# Thread: help with defining a relation ~ on Z_p

1. ## help with defining a relation ~ on Z_p

The question is as follows:

Define a relation ~ on Zp where p is an odd prime, as follows: [a]p ~ [b]p if 2ia = b mod p for some i in N. show that ~ is an equivalence relation on Zp

I know that to show an equivalence relation you have to show the reflexive, symmetric and transitive properties hold.

reflexive: [a]p ~ [a]p 2ia = a mod p this is true since any multiple of a consequence class is equal to itself

symmetric: [a]p ~ [b]p , [b]p ~ [a]p I know that I need to show that 2ia = b mod p and 2ib = a mod p but I am unsure if the logic is sound.
2ia = b mod p then 2ia = pq + b for some integer q
2ia - b = pq so p|(2ia - b) however p is an odd prime so it can not divide 2i so p|(a - b) and p|(b - a) then p|(2ib - a)
then 2ib - a = pq so 2ib = a mod p

Transitive: [a]p ~ [b]p [b]p ~ [c]p [a]p ~ [c]p 2ia = b mod p and 2ib = c mod p then 2ia = c mod p
2ia = pq + b and 2ib = pr + c for integers q, r
then 2ia + 2ib = pq + pr + c+ b
2i(a + b) - (c + b) = p(q + r)
so p divides the LHS but as in the above argument p does not divide 2i so p|[(a + b) - (c + b)]
so p|(a - c) then p|(2ia - c) so 2ia - c = p(q + r) so 2ia = c mod p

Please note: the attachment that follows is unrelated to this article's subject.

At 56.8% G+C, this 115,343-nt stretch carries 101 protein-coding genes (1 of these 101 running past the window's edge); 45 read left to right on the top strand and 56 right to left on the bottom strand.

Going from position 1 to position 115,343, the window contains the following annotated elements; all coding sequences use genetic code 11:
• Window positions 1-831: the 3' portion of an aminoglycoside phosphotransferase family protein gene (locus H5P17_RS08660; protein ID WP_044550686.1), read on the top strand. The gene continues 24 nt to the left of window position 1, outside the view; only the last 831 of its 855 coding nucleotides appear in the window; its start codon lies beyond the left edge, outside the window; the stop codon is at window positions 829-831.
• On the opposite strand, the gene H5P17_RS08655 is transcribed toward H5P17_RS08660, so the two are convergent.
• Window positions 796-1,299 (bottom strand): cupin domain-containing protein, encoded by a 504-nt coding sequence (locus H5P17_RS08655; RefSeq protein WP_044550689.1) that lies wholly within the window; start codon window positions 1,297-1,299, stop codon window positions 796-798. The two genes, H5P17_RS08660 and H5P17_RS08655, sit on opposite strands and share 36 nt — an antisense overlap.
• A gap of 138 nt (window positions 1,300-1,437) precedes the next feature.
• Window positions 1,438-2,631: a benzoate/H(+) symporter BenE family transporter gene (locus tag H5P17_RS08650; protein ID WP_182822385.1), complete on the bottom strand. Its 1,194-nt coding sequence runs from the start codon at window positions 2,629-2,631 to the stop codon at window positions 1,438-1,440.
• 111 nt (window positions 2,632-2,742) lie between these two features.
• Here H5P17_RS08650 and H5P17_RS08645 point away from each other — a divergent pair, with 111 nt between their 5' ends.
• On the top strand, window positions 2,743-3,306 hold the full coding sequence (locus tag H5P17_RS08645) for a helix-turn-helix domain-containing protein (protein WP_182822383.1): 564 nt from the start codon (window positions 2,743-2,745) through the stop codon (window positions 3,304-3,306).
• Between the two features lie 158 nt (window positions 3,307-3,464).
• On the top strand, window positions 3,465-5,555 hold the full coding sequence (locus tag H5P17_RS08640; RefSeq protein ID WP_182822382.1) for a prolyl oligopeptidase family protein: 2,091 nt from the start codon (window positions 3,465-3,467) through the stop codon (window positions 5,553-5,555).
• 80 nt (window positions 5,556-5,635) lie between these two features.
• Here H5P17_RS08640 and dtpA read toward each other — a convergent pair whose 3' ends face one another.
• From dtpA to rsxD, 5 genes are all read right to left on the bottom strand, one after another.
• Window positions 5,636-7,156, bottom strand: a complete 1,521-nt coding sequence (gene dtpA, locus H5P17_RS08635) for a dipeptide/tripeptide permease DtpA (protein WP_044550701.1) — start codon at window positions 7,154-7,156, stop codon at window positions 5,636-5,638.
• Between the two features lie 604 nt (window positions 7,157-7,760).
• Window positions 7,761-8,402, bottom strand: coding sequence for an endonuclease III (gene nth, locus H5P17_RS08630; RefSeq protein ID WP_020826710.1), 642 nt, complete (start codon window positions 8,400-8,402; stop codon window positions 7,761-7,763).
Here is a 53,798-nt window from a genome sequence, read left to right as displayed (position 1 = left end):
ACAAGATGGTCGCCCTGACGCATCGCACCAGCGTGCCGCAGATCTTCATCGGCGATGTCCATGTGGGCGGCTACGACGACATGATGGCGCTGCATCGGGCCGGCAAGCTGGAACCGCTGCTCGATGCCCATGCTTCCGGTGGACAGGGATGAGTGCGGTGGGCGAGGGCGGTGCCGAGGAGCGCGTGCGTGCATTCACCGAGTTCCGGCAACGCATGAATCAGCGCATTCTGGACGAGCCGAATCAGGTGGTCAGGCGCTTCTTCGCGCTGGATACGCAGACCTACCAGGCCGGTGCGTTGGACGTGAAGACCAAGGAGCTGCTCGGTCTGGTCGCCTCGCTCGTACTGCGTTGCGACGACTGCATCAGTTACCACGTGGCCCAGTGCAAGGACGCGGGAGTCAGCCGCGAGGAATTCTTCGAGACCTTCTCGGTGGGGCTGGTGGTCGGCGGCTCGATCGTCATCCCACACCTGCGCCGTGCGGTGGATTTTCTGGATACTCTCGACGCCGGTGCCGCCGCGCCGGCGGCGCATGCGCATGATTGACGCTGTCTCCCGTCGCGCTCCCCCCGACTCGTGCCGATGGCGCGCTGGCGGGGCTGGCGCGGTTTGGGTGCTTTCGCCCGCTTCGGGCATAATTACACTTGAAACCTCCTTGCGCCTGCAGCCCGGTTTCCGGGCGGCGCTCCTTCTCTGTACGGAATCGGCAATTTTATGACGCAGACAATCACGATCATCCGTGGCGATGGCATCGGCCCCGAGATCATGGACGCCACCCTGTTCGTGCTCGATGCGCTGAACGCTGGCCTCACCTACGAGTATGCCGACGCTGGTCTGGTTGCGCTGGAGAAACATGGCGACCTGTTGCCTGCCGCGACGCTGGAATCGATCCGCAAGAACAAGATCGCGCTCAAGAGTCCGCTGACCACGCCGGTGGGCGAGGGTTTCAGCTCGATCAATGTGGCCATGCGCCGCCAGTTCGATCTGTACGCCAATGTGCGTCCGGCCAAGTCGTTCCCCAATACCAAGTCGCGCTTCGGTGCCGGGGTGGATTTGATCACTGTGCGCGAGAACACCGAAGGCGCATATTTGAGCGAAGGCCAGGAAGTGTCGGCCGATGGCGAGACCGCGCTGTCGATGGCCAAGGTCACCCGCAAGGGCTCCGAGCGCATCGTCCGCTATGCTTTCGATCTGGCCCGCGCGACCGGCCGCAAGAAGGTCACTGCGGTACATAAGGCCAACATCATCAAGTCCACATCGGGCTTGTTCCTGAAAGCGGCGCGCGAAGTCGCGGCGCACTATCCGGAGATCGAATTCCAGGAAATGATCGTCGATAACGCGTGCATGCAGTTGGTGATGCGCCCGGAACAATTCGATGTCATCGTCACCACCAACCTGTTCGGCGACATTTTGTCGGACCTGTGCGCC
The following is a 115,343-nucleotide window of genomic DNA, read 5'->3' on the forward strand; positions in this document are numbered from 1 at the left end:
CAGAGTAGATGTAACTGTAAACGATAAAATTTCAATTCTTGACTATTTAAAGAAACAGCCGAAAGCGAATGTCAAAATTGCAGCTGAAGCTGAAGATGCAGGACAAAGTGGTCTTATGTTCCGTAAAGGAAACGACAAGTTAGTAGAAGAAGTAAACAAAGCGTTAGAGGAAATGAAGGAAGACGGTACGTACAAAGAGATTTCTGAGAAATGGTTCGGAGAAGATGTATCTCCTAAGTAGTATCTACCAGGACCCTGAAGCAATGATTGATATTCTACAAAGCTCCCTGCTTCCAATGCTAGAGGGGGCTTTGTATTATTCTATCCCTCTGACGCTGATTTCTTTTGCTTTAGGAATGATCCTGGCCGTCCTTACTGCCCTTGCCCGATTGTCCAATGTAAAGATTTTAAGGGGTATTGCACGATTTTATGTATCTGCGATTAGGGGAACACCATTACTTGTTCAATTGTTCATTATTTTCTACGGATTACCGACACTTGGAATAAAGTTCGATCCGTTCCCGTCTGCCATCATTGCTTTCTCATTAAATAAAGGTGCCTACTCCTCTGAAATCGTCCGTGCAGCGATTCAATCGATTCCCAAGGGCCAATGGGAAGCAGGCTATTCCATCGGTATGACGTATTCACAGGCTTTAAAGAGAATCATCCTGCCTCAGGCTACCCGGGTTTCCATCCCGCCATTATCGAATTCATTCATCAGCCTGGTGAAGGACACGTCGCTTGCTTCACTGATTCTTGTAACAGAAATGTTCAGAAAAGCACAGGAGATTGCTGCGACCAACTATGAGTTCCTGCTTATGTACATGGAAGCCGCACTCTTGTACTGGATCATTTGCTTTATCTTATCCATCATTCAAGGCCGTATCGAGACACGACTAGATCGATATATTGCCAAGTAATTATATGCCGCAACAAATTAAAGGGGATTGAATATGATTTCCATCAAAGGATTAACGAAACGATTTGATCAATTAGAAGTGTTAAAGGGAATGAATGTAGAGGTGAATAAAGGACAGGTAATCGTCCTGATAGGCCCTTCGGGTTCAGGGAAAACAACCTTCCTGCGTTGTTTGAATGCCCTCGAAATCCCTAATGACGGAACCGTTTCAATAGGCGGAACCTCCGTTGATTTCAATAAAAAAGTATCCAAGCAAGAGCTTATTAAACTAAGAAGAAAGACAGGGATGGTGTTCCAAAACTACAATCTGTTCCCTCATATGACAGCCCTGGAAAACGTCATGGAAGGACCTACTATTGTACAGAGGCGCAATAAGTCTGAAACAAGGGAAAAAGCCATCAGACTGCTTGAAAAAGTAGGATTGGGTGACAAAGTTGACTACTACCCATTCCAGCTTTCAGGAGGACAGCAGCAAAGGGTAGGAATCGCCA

have I done enough to prove the relation and is my arguments logically sound?

2. ## Re: help with defining a relation ~ on Z_p

Originally Posted by bskcase98
...
reflexive: [a]p ~ [a]p 2ia = a mod p this is true since any multiple of a consequence class is equal to itself
What you should observe here is that $\displaystyle 2^0a = a \mod p$. That's what shows that a ~ a.

Originally Posted by bskcase98
symmetric:
...
2ia - b = pq so p|(2ia - b) however p is an odd prime so it can not divide 2i so p|(a - b)
That actually doesn't follow.

What you need to do is show that starting with $\displaystyle 2^ia = b \mod p$,

you can show that there's some j such that $\displaystyle 2^jb = a \mod p$. What could j be?

Working backwards, if both those hold, then: $\displaystyle 2^ia = b \mod p$, and $\displaystyle 2^jb = a \mod p$,

so $\displaystyle 2^{i+j}a = 2^jb = a\mod p$, so $\displaystyle 2^{i+j}aa^{-1} = aa^{-1} = 1 \mod p$, so $\displaystyle 2^{i+j} = 1\mod p.$

So find n such that $\displaystyle 2^n = 1\mod p,$ and then $\displaystyle 2^ia = b \mod p$ will imply $\displaystyle 2^{n-i}b = a \mod p$.

-----------------------

For the transitive: Those aren't "the same i".

From a~b and b~c you should conclude that:

$\displaystyle \text{"For some } i \in \mathbb{N}, \ 2^ia = b \mod p, \text{ and, for some } j \in \mathbb{N}, \ 2^jb = c \mod p \text{ ."}$

After that consider $\displaystyle 2^{i+j}a = ? \mod p$.

3. ## Re: help with defining a relation ~ on Z_p

thank you very much for the help